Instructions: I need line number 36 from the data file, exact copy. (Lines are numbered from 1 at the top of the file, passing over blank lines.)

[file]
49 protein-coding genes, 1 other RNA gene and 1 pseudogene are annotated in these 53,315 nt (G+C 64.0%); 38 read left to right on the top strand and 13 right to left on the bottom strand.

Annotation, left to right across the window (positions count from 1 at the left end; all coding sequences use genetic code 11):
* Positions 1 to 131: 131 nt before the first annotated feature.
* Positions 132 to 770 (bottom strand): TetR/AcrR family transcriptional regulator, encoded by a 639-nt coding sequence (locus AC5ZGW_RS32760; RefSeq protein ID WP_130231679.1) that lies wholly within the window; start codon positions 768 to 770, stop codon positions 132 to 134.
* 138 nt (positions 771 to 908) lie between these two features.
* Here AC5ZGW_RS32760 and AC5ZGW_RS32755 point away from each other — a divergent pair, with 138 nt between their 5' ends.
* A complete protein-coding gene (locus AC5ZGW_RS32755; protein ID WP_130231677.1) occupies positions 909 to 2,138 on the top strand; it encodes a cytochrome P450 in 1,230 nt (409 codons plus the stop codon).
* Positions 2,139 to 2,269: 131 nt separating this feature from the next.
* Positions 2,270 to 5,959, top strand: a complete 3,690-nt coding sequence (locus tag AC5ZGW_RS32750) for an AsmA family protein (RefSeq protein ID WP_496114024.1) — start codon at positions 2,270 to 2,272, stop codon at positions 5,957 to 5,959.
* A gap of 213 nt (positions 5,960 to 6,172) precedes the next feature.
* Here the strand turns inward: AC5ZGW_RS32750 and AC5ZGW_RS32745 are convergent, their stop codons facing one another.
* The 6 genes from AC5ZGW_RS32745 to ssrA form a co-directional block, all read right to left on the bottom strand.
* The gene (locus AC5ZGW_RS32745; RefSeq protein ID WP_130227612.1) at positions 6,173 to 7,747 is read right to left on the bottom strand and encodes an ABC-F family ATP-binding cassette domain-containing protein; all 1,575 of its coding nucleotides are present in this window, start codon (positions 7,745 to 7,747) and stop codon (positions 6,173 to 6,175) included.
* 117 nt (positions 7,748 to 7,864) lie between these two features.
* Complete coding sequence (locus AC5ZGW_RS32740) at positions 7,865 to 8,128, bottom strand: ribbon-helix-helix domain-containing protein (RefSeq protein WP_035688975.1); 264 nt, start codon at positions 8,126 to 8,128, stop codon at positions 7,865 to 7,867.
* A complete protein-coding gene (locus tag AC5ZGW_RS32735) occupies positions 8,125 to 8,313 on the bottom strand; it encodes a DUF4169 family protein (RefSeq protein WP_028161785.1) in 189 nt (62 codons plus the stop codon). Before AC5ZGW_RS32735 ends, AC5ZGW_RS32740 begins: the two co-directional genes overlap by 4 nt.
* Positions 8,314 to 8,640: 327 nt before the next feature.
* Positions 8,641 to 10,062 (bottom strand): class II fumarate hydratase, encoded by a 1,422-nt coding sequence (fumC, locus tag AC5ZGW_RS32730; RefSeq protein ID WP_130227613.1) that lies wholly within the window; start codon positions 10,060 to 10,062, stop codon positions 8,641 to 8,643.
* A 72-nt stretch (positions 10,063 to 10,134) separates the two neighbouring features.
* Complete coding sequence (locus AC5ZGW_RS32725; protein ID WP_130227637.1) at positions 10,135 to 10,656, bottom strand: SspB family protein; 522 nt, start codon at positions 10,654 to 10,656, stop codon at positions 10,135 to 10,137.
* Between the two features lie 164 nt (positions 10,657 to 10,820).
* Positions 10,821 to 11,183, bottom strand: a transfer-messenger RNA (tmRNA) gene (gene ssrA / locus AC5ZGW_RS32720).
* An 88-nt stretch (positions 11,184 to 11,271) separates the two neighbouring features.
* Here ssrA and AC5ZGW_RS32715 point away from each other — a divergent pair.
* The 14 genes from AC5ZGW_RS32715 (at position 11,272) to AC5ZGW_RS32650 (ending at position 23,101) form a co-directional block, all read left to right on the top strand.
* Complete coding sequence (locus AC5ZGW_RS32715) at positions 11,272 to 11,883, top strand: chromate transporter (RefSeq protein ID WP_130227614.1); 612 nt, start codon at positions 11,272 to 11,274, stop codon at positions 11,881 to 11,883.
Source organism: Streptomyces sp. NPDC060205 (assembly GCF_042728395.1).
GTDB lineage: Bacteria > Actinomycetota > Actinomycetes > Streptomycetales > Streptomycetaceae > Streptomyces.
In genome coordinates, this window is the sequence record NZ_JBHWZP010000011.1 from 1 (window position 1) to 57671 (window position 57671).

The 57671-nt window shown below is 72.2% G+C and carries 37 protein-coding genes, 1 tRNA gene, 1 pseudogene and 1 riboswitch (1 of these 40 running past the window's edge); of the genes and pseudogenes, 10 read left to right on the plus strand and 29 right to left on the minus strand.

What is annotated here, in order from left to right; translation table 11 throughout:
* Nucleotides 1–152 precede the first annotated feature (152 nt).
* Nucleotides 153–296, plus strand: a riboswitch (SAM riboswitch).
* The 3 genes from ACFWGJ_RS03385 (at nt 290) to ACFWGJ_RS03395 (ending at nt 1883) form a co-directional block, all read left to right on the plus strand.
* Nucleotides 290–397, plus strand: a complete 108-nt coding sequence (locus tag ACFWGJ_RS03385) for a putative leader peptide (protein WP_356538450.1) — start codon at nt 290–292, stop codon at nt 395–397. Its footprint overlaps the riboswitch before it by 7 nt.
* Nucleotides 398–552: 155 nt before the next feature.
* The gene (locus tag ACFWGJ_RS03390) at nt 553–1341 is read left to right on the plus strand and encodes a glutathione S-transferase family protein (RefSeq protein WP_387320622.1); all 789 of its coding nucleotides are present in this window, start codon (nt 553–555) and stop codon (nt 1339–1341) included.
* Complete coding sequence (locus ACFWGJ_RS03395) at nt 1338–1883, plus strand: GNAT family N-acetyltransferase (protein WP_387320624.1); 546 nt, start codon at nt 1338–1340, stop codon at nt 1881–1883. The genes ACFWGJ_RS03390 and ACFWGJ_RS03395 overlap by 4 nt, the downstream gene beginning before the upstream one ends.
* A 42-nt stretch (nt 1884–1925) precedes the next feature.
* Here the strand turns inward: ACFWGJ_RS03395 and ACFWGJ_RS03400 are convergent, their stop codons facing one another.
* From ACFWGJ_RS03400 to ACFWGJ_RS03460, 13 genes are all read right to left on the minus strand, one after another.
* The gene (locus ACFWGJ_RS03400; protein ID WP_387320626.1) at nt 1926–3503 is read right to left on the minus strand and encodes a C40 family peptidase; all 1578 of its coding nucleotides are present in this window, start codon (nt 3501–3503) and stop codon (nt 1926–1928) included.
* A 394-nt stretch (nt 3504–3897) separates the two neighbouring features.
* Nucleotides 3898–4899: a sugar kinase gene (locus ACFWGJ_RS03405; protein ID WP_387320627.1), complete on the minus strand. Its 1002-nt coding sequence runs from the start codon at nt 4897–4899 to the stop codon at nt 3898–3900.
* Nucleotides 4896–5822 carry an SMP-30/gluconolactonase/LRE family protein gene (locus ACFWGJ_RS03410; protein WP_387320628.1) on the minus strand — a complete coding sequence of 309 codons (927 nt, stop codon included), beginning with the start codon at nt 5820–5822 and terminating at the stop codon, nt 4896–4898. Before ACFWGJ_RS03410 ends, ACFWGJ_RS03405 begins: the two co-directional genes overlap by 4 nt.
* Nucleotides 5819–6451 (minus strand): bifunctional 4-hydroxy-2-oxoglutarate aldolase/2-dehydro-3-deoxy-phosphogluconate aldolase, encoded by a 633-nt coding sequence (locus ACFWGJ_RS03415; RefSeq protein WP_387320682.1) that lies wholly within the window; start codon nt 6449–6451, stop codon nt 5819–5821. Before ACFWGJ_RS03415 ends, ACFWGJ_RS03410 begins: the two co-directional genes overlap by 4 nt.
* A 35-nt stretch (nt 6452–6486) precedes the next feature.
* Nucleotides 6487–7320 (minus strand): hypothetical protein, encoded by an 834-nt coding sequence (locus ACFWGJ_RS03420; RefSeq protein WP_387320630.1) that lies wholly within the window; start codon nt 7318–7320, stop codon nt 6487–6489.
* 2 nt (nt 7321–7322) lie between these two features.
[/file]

* Nucleotides 398–552: 155 nt before the next feature.